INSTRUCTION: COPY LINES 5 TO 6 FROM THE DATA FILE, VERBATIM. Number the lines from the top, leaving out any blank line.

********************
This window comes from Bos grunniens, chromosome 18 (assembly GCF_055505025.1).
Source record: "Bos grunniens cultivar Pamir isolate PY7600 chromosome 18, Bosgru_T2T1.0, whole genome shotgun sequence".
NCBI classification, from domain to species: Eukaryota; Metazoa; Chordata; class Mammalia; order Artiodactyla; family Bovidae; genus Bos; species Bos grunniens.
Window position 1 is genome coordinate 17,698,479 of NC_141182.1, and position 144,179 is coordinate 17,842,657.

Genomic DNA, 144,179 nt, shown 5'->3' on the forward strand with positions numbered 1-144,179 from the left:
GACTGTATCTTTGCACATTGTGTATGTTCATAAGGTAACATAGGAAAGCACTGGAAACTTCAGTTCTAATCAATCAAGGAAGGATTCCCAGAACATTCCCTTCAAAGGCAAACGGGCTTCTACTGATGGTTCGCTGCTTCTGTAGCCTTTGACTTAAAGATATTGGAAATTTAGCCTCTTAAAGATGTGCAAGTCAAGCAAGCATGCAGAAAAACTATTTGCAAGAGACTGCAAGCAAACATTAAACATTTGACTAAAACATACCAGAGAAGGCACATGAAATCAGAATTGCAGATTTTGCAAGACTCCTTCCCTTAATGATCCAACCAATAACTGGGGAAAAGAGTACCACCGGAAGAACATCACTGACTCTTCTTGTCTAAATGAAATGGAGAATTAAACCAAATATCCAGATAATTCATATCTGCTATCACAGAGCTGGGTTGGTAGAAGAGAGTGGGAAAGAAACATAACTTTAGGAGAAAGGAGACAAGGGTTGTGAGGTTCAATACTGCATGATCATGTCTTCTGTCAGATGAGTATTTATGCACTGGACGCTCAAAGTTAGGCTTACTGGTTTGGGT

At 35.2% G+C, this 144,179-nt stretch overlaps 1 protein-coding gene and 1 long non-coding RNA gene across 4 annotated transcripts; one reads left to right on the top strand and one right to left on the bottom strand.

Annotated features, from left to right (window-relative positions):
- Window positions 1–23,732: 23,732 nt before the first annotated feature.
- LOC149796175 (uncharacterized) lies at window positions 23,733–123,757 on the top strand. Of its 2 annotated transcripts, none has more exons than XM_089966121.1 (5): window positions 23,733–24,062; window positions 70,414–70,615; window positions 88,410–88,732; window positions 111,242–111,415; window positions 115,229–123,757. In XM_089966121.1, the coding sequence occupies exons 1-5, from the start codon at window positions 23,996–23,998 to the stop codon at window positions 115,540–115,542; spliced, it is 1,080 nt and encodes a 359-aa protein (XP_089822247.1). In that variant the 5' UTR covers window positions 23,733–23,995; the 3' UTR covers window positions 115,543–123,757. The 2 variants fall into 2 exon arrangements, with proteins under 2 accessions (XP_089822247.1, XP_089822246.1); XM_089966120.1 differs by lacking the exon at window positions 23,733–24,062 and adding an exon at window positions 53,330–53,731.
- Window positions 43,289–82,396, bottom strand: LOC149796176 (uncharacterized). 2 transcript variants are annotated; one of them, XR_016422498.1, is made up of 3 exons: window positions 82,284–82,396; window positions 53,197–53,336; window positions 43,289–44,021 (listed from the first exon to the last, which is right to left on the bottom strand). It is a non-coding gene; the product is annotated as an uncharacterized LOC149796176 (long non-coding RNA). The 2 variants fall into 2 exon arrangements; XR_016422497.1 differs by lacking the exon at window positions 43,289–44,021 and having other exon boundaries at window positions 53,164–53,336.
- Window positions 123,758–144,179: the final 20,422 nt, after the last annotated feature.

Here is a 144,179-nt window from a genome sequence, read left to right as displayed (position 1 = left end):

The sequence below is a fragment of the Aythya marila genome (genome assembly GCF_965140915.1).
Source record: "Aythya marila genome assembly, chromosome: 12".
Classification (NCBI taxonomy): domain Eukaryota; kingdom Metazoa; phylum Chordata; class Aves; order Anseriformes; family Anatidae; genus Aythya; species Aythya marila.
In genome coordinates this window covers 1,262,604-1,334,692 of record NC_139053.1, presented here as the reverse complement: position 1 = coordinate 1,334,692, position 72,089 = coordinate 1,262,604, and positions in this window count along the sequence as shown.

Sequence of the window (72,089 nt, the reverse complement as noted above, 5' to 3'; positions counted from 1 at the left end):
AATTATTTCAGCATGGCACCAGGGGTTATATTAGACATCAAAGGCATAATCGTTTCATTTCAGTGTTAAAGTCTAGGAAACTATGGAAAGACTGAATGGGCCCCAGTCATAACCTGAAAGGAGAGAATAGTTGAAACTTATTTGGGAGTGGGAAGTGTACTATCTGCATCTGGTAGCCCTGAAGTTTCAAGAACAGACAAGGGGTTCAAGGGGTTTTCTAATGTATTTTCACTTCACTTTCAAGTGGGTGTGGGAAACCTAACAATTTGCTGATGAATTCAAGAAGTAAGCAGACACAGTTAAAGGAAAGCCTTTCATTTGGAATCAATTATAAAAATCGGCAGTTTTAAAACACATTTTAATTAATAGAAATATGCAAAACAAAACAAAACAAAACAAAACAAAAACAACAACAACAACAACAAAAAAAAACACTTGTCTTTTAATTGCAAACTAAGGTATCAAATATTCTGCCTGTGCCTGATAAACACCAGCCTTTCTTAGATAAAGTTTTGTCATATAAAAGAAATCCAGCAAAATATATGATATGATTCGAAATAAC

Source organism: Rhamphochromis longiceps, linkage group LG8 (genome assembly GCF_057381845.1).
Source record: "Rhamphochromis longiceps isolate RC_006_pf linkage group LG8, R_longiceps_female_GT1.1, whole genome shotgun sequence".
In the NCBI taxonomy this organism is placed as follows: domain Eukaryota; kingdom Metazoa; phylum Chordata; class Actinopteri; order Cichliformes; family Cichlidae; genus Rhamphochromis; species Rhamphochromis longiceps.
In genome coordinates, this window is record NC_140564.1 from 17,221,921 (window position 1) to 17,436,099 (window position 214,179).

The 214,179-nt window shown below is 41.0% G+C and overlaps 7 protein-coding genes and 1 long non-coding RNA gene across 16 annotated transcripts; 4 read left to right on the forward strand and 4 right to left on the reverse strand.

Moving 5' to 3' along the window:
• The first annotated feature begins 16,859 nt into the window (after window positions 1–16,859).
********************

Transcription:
Genomic DNA, 144,179 nt, shown 5'->3' on the forward strand with positions numbered 1-144,179 from the left:
GACTGTATCTTTGCACATTGTGTATGTTCATAAGGTAACATAGGAAAGCACTGGAAACTTCAGTTCTAATCAATCAAGGAAGGATTCCCAGAACATTCCCTTCAAAGGCAAACGGGCTTCTACTGATGGTTCGCTGCTTCTGTAGCCTTTGACTTAAAGATATTGGAAATTTAGCCTCTTAAAGATGTGCAAGTCAAGCAAGCATGCAGAAAAACTATTTGCAAGAGACTGCAAGCAAACATTAAACATTTGACTAAAACATACCAGAGAAGGCACATGAAATCAGAATTGCAGATTTTGCAAGACTCCTTCCCTTAATGATCCAACCAATAACTGGGGAAAAGAGTACCACCGGAAGAACATCACTGACTCTTCTTGTCTAAATGAAATGGAGAATTAAACCAAATATCCAGATAATTCATATCTGCTATCACAGAGCTGGGTTGGTAGAAGAGAGTGGGAAAGAAACATAACTTTAGGAGAAAGGAGACAAGGGTTGTGAGGTTCAATACTGCATGATCATGTCTTCTGTCAGATGAGTATTTATGCACTGGACGCTCAAAGTTAGGCTTACTGGTTTGGGT